Prioritize the Nursing Care Needs of Margaret

The prioritization of nursing interventions is essential, and the way in which a nurse determines this priority is going to be something unique and distinct. "Trials reviewed demonstrated a beneficial impact of nursing interventions for secondary prevention in…… [Read More]


Adler, H.M. (n.d.). Toward a biopsychosocial understanding of the patient -- physician relationship: An emerging dialogue. (2007). J Gen Intern Med,22(2), 280 -- 285.

Afilala, J. (n.d.). Frailty in patients with cardiovascular disease: Why, when, and how to measure. (2011). Curr Cardiovasc Risk Rep, 5(5), 467 -- 472.

Allen, J.K. (2010). Randomized trials of nursing interventions for secondary prevention in patients with coronary artery disease and heart failure: Systematic review.

Journal of Cardiovascular Nursing,25(3), 207-220.
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Plan for Implementing Hourly Nursing Rounds

Words: 2107 Length: 6 Pages Document Type: Essay Paper #: 25791802

Hourly nursing rounding is regarded as one of the most suitable means for enhancing patient satisfaction and clinical outcomes. This process can be described as a proactive, systematic nurse-centered evidence-based intervention to predict and deal with the various needs in hospitalized patients. There is sufficient evidence to demonstrate that effective hourly nursing rounding can enhance patient safety, promote team communication, and enhance the capability of staff to offer efficient patient care. Therefore, this approach would be a suitable method to help reduce falls, prevent ulcers, and call light use and result in enhanced patient satisfaction through evidence-based practices. The adoption of this method in the organization to improve patient satisfaction and clinical outcomes would require the development of a comprehensive implementation plan and participation from all key stakeholders.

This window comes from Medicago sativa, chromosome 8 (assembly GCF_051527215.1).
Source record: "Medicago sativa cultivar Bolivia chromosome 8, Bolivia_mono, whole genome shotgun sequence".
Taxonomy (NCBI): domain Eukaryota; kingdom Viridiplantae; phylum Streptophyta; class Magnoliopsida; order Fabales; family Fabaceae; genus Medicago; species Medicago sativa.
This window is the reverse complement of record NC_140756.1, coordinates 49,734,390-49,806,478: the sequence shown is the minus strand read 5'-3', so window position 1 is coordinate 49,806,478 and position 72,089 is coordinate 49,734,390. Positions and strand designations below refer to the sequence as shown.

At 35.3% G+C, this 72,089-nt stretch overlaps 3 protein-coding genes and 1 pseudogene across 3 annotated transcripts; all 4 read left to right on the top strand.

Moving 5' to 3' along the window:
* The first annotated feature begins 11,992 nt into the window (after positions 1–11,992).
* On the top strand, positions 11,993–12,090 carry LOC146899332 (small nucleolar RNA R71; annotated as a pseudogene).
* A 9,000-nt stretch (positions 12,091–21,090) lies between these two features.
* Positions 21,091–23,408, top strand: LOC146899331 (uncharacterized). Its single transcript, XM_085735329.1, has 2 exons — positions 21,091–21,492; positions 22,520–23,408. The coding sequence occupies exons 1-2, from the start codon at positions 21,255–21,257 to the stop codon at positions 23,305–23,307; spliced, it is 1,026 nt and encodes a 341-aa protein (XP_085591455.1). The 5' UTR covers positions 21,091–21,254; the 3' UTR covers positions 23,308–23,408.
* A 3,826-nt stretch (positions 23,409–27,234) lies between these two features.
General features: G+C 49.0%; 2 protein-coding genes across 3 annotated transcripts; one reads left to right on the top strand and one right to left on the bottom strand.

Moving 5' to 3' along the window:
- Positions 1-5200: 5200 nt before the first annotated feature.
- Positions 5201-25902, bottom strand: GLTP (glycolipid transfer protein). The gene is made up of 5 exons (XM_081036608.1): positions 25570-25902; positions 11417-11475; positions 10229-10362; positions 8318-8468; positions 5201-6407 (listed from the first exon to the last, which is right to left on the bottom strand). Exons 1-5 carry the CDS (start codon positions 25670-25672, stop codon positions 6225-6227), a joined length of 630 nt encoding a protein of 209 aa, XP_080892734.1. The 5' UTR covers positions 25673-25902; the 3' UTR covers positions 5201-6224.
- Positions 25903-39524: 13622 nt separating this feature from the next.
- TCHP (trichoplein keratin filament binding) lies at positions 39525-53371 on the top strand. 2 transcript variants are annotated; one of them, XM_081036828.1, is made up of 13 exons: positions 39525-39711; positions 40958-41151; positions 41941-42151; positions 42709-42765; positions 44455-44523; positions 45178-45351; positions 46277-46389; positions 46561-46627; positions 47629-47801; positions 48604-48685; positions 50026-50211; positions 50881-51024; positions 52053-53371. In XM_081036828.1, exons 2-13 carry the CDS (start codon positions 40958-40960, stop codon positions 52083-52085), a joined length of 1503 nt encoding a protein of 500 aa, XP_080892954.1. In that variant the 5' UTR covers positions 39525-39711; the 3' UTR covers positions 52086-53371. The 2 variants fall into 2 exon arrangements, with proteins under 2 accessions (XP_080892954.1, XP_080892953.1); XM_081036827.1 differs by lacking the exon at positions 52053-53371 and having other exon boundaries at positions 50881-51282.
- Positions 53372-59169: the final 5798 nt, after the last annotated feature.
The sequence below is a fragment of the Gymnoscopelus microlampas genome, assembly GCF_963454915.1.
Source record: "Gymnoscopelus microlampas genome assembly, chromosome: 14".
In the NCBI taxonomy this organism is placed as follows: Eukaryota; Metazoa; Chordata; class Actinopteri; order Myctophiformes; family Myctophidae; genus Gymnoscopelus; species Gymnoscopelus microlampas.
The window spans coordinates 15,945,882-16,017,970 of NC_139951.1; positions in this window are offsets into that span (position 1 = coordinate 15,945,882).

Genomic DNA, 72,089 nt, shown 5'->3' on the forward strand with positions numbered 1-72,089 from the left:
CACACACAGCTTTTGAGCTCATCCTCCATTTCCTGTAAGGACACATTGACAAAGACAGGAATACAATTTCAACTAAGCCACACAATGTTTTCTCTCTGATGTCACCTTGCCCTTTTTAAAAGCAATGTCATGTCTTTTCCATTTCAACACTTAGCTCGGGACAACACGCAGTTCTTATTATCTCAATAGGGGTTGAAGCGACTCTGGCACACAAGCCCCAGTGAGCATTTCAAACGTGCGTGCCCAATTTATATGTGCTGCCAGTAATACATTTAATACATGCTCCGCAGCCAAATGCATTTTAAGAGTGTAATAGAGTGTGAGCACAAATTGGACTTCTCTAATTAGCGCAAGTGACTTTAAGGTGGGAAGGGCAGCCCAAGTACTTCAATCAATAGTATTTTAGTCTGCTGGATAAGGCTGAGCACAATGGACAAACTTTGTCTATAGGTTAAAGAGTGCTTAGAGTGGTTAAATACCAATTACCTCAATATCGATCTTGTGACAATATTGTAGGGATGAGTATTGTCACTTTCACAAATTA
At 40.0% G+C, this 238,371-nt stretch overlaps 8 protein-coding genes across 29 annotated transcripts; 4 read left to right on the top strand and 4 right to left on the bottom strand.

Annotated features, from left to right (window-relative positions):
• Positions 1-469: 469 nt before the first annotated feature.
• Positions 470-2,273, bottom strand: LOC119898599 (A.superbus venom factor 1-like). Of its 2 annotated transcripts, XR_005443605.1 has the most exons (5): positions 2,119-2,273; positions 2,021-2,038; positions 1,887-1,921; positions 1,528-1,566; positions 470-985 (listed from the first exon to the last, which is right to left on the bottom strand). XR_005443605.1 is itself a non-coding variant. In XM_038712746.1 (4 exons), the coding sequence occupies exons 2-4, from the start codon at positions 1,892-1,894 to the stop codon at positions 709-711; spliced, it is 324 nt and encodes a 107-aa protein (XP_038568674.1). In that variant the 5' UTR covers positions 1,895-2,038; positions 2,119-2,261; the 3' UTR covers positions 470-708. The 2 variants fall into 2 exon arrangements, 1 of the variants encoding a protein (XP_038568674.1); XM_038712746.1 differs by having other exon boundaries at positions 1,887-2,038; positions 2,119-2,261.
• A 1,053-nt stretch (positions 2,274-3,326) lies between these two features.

Method of Obtaining Necessary Approval

The adoption of hourly nursing rounding in the healthcare facility to enhance patient satisfaction and clinical outcomes…… [Read More]


Brosey, L.A. & March, K.S. (2014, September 16). Effectiveness of Structured Hourly Nurse Rounding on Patient Satisfaction and Clinical Outcomes. Journal of Nursing Care Quality, 00(00), 1-7.

Forde, J.C. (2014, April 9). Intentional Rounding: A Review of Literature. Nursing Standard, 38(32), 37-42.

Negarandeh, R., Bahabadi, A.H. & Mamaghani, J.A. (2014, December). Impact of Regular Nursing Rounds on Patient Satisfaction with Nursing Care. Asian Nursing Research, 8(4), 282-285.

Timothy, H. (2015, June 2). Hourly Rounding is an Effective Patient Safety Strategy. Retrieved from American Sentinel University website:
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Enhancing the Access of Education and Healthcare in the US

Words: 985 Length: 2 Pages Document Type: Essay Paper #: 30230001

Care Coverage and Inequalities in the Education System

Traditional Care Coverage vs. Managed Care Coverage

Traditional care coverage is also known as Fee-for-service (FFS). Under this model, the patient pays for services that are itemized in the Invoice. The physicians gain an incentive to offer more treatments as payment depends on the quantity of care and not the quality of care. In the health insurance and healthcare sectors, traditional care coverage happens when physicians and other caregivers get a fee for each service like laboratory tests, office visit, procedure and other healthcare services. After providing services, the patient makes payments retrospectively. Traditional health coverage enables the patients to choose a healthcare provider, including a favorite hospital or doctor. The services rendered are paid for by the patient and then submits the bill to the insurance firm for reimbursement of the percentage it agreed to the insurer for the patient (Kongstvedt,…… [Read More]